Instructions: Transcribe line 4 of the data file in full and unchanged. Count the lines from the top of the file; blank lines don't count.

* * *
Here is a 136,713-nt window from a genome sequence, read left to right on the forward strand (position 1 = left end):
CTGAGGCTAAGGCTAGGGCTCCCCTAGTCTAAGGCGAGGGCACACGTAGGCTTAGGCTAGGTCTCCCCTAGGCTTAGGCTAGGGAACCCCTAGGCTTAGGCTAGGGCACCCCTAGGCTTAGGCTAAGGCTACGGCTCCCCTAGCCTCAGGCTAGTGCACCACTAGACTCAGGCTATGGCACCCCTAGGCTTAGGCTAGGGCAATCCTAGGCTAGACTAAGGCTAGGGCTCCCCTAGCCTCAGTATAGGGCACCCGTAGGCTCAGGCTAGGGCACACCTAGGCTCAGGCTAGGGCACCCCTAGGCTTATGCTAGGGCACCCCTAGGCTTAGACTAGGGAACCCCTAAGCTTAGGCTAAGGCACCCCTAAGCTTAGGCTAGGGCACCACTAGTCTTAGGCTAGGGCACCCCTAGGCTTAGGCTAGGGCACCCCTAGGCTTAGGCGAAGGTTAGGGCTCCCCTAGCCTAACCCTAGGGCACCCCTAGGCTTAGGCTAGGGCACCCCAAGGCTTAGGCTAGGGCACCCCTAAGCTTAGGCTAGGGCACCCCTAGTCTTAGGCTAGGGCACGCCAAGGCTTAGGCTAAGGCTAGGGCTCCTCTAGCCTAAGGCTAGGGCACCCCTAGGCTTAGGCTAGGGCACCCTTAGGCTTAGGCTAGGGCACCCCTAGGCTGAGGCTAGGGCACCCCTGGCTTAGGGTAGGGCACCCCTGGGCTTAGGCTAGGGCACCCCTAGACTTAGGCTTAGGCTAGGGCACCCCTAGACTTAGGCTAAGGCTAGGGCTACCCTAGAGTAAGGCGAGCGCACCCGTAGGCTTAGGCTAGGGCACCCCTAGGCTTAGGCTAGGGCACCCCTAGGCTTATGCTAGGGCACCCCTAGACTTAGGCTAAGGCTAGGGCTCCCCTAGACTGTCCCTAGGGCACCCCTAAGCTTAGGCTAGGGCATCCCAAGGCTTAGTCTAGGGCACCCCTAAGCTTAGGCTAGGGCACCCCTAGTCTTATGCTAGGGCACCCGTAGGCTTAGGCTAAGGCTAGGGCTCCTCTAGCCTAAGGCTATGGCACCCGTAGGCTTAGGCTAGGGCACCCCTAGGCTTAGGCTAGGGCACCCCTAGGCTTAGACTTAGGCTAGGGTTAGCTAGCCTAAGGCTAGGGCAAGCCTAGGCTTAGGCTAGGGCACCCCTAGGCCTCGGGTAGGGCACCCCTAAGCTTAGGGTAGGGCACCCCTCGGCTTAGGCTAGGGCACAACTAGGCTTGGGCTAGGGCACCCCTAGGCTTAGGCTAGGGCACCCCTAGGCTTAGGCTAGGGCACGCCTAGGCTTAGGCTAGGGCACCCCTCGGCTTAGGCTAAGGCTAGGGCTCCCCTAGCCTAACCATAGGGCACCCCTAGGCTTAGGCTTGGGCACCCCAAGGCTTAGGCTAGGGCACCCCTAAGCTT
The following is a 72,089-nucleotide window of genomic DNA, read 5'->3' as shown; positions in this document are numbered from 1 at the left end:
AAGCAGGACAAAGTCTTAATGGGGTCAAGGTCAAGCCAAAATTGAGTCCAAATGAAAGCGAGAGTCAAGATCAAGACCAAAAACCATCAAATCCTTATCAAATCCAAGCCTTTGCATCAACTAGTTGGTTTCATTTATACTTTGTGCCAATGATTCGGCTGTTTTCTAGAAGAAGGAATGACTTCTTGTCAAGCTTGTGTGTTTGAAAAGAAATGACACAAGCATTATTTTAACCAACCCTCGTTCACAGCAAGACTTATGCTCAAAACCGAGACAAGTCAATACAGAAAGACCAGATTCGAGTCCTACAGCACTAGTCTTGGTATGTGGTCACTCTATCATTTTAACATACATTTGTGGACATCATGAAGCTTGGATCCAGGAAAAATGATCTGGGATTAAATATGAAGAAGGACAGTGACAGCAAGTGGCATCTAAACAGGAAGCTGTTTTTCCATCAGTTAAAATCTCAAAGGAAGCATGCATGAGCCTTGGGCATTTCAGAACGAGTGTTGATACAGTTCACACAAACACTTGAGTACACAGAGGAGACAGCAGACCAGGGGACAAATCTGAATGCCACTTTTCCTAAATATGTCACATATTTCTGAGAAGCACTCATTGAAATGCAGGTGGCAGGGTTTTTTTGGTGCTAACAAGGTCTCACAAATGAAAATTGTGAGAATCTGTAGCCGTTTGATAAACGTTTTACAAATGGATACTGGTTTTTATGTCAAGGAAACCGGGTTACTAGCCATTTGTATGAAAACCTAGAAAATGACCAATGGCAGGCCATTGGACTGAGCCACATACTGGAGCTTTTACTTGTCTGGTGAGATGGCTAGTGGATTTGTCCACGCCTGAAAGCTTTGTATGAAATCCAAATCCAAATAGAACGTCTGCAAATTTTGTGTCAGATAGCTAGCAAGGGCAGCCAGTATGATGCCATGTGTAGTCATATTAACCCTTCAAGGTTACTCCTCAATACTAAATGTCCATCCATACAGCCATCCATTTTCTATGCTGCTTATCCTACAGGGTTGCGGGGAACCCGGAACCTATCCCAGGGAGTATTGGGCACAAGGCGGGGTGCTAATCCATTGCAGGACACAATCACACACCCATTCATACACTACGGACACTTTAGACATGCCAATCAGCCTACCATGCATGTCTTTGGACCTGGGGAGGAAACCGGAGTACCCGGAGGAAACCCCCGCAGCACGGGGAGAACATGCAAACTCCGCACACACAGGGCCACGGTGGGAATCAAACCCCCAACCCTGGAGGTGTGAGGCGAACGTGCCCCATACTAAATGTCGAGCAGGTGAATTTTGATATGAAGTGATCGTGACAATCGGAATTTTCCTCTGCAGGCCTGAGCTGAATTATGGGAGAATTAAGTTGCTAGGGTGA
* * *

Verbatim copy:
AAGCAGGACAAAGTCTTAATGGGGTCAAGGTCAAGCCAAAATTGAGTCCAAATGAAAGCGAGAGTCAAGATCAAGACCAAAAACCATCAAATCCTTATCAAATCCAAGCCTTTGCATCAACTAGTTGGTTTCATTTATACTTTGTGCCAATGATTCGGCTGTTTTCTAGAAGAAGGAATGACTTCTTGTCAAGCTTGTGTGTTTGAAAAGAAATGACACAAGCATTATTTTAACCAACCCTCGTTCACAGCAAGACTTATGCTCAAAACCGAGACAAGTCAATACAGAAAGACCAGATTCGAGTCCTACAGCACTAGTCTTGGTATGTGGTCACTCTATCATTTTAACATACATTTGTGGACATCATGAAGCTTGGATCCAGGAAAAATGATCTGGGATTAAATATGAAGAAGGACAGTGACAGCAAGTGGCATCTAAACAGGAAGCTGTTTTTCCATCAGTTAAAATCTCAAAGGAAGCATGCATGAGCCTTGGGCATTTCAGAACGAGTGTTGATACAGTTCACACAAACACTTGAGTACACAGAGGAGACAGCAGACCAGGGGACAAATCTGAATGCCACTTTTCCTAAATATGTCACATATTTCTGAGAAGCACTCATTGAAATGCAGGTGGCAGGGTTTTTTTGGTGCTAACAAGGTCTCACAAATGAAAATTGTGAGAATCTGTAGCCGTTTGATAAACGTTTTACAAATGGATACTGGTTTTTATGTCAAGGAAACCGGGTTACTAGCCATTTGTATGAAAACCTAGAAAATGACCAATGGCAGGCCATTGGACTGAGCCACATACTGGAGCTTTTACTTGTCTGGTGAGATGGCTAGTGGATTTGTCCACGCCTGAAAGCTTTGTATGAAATCCAAATCCAAATAGAACGTCTGCAAATTTTGTGTCAGATAGCTAGCAAGGGCAGCCAGTATGATGCCATGTGTAGTCATATTAACCCTTCAAGGTTACTCCTCAATACTAAATGTCCATCCATACAGCCATCCATTTTCTATGCTGCTTATCCTACAGGGTTGCGGGGAACCCGGAACCTATCCCAGGGAGTATTGGGCACAAGGCGGGGTGCTAATCCATTGCAGGACACAATCACACACCCATTCATACACTACGGACACTTTAGACATGCCAATCAGCCTACCATGCATGTCTTTGGACCTGGGGAGGAAACCGGAGTACCCGGAGGAAACCCCCGCAGCACGGGGAGAACATGCAAACTCCGCACACACAGGGCCACGGTGGGAATCAAACCCCCAACCCTGGAGGTGTGAGGCGAACGTGCCCCATACTAAATGTCGAGCAGGTGAATTTTGATATGAAGTGATCGTGACAATCGGAATTTTCCTCTGCAGGCCTGAGCTGAATTATGGGAGAATTAAGTTGCTAGGGTGA